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From Games to Novels, Zombie Culture Hits Gambier

Published: Thursday, January 24, 2013

Updated: Thursday, January 24, 2013 03:01


Rebecca Dann

Students maneuvered around the library last Friday night playing Humans vs. Zombies.


Zombies are sweeping the nation in novels, television series, blockbuster movies and video games. Now they’re descending on Gambier

Last Friday, Humans vs. Zombies took over Olin Library in an intense game of strategic Nerf gun combat that was expected to attract over 150 students. Only 35  members on each team showed, according to participant Madeline Thompson ’16. 

Monica Lee ’16 orchestrated this year’s event, part two of a three-part series of games. The event, first held in 2005, is put on by a group of students focused on funding other colleges’ Humans vs. Zombies events, spreading the culture and providing entertainment. 

Author and Kenyon alumnus Scott Kenemore ’00 was thrilled to hear about Kenyon’s interest in zombies. 

“I got into zombies really when I was a Kenyon student,” Kenemore explained in a phone interview. “When I was at Kenyon the only zombie culture was just three guys in a woodland cottage watching George Ramiro movies and drinking beers.”

Kenemore’s novel, Zombie, Ohio is “pretty explicitly a story about a Kenyon professor who turns into a zombie during a zombie outbreak. It’s very, very centered on Kenyon,” he said.

Thirteen years after Kenemore’s graduation, Kenyon has turned into a zombie-accepting locale. 

“I think Kenyon has an untapped resource ... like an untapped culture that people don’t realize is a culture, so whenever I bring it up it’s more like, yeah, I do like that, and people don’t realize that as a collective, people enjoy nerfing [and zombies,” Lee said.

The undead are a brand of supernatural whose personalities aren’t as overt as vampires or werewolves. 

“In contrast to vampires,” Kenemore said, “who are very high-maintenance and dramatic and wear fancy clothes and ‘Oh, let me invite you to my castle in Transylvania and we’ll have wine and bisexuality and it’ll be very decadent,’ zombies are sort of like the blue-collar workers of the monster world.”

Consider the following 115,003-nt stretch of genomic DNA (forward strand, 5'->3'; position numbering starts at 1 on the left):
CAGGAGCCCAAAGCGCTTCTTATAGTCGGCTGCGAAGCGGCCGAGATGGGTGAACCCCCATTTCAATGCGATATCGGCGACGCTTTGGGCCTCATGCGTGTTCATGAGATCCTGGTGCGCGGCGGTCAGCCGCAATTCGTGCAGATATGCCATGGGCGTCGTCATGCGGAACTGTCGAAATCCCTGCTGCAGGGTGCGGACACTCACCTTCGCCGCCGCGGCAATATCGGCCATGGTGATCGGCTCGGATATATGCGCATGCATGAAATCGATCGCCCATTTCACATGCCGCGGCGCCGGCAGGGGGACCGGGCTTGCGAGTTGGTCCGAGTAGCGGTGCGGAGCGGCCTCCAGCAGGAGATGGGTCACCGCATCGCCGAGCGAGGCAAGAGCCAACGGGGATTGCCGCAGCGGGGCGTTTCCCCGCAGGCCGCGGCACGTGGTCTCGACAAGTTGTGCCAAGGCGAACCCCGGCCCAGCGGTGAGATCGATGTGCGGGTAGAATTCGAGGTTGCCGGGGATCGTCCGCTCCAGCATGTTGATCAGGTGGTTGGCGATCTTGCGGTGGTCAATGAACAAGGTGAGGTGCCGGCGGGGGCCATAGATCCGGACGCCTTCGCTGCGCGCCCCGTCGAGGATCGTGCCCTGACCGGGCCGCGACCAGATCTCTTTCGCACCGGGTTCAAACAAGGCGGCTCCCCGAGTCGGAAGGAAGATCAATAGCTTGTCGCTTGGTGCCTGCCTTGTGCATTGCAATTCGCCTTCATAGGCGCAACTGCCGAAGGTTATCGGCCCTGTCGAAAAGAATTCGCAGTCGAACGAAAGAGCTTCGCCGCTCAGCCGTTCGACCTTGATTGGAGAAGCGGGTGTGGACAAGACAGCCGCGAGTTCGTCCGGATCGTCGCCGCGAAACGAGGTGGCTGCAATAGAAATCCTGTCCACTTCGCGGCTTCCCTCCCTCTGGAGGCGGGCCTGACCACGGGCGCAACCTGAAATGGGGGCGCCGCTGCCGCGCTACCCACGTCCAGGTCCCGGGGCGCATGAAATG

Vampires are blatantly sexual: they sparkle in the sun (according to Twilight), apparently a sensual trait; they have hard stone bodies and seemingly endless amounts of money. On the other hand, zombies are dead, eat brains and often wear clothing that looks like the result of foreplay with Edward Scissorhands. 

Upon entering the Humans vs. Zombies game, Michael Michnowicz ’16 addressed the topic of zombies as the new vampires.

Zombies are the new vampires, Michnowicz said, “but with less sex appeal.”

Perhaps the cultural revolution of zombies is truly a new phenomenon. Nobody, however, can deny how quickly vampires entered society as the number one “monster,” sexually eclipsing other scientific phenomena such as the Yeti, centaurs, unicorns, fairies and King Kong. Zombies have been working their way up the ladders of society, climbing out of their deep, ancient graves and entering mainstream media as the new it-character, dominating movies such as Warm Bodies,  novels such as Kenemore’s and TV shows like The Walking Dead

In light of last Friday’s Humans vs. Zombies game, Kenyon is evidently very aware of the cultural domination of the popular undead. With new movies, more games and novels from Kenemore, zombies may just be making a permanent shift to the first-place supernatural figure in modern day culture. 

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